I am filing a consumer complaint against CCC Valuescope (CCCG) and my insurer USAA for falsely alleging a fair “market value” of my automobile.
My insurer USAA has breached its duty to exercise the utmost good faith to me its insured. By using CCC Valuescope (a company I allege violates the U.S. federal RICO Act) USAA has intentionally provided me a low and fraudulent valuation of my automobile in hopes of obtaining an unreasonable and unfair settlement.
CCC Valuescope (formerly known as CCC Information Services Group Inc – CCCG) can by no means be deemed a fair and market value of automobiles as CCC Valuescope works exclusively for insurers and therefore has an economic interest to supply valuations that are intentionally below the actual fair market value of what insured vehicles are truly worth.
It is known fact throughout the insurance industry that CCC gathers its values from what car dealers would sell a vehicle for at basement wholesale prices, not the true “retail value of an auto of like kind and quality prior to the accident” as mandated by FL insurance regulations. Moreover CCC Valuescope uses a mix of vehicles formerly leased, used, and abused among wrecked cars when compiling valuations to afford their insurance company customers paying out total losses the lowest possible “values” to present their insured.
Ironically, nearly every vehicle in CCC Valuescope’s appraisal of my car report consisted of vehicles that had over 20 records indicative of issues such as accidents and faulty cars. Among the report, some cars had 28, 31, and 32 records.
Cutting costs and denying its insured “the utmost due care” historically can be documented against USAA beginning with the class action lawsuit against USAA in Washington’s King County (March 12, 1999) for compelling auto repair shops to use “imitation” parts in repairs, while simultaneously hiding this practice from policyholders. Beyond auto insurance, USAA has countless complaints filed against it in 27 states across the country.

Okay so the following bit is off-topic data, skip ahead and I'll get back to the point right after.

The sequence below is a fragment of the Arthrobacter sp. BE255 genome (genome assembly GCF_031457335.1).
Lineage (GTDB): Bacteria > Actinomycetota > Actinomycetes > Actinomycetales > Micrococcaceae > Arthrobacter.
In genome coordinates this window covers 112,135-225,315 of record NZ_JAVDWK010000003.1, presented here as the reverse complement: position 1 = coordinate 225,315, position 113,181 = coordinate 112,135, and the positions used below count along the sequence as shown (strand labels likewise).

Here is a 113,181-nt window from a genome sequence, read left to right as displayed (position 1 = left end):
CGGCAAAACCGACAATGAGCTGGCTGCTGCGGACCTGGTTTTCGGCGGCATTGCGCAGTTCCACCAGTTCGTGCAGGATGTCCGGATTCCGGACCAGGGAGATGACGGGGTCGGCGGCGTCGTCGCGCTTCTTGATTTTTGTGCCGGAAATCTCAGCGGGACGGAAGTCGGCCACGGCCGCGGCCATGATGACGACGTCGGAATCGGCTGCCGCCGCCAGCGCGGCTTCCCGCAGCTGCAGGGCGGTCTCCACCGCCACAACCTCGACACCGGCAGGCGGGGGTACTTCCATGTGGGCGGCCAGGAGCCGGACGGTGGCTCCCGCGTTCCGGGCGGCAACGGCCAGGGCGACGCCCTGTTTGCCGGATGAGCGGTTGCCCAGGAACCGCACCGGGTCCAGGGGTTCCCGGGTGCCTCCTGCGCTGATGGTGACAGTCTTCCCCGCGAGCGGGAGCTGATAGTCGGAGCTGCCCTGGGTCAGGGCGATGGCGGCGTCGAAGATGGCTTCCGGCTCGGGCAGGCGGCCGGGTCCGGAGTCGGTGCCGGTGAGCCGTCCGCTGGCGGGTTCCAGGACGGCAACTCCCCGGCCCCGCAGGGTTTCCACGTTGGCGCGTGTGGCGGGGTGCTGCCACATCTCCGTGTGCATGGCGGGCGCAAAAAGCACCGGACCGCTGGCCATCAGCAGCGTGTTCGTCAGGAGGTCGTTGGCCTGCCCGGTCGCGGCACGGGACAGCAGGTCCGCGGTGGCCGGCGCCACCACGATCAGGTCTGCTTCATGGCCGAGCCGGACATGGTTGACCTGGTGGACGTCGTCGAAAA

CCC Valuescope is not independent in their valuations since they are a hired gun for the insurance companies! Upon conducting a VIN search on the vehicles within the CCC report 39813905, many cars had over 20 records indicative of numerous collisions, issues with the vehicle, and several changes of ownership. By relying upon CCC’s intentionally low valuation of my vehicle, USAA is breaching its fiduciary duty to act in good faith in handling my claim. No fair and honest evaluation of my claim can be performed by CCC as it is contracted by insurers for the primary purpose of minimizing monies paid out by insurers to its fiduciaries. By using CCC Valuescope, USAA is clearly not exercising the “utmost due care” in the interest of me its insured as required by Baxter v. Royal Indemnity.
CCC admitted itself in its SEC Filing on 3-16-2005 that “the Company sometimes pays a new customer for the remaining commitment of its previous contract with third parties as an incentive”. In regard to regulation, CCC mentions in the same filing “in most states, however, there is no formal approval process for total loss valuation products”. CCC itself confesses in the same report “individual state departments of insurance have taken positions as to whether the use of CCC Valuescope valuations is in compliance with a states claim handling regulations”.
“The Company is aware that since 2002 the California Department of Insurance has advised some of the Company’s customers (which management estimates to be approximately 14% of the total revenue earned in 2004 from the Company’s CCC Valuescope valuation product and service) that the Department believed that their use of CCC Valuescope had not been in compliance with the California insurance regulations in effect prior to October 4, 2004, with respect to certain components of the products methodology. The Company believes the product was in compliance with the applicable California regulations.”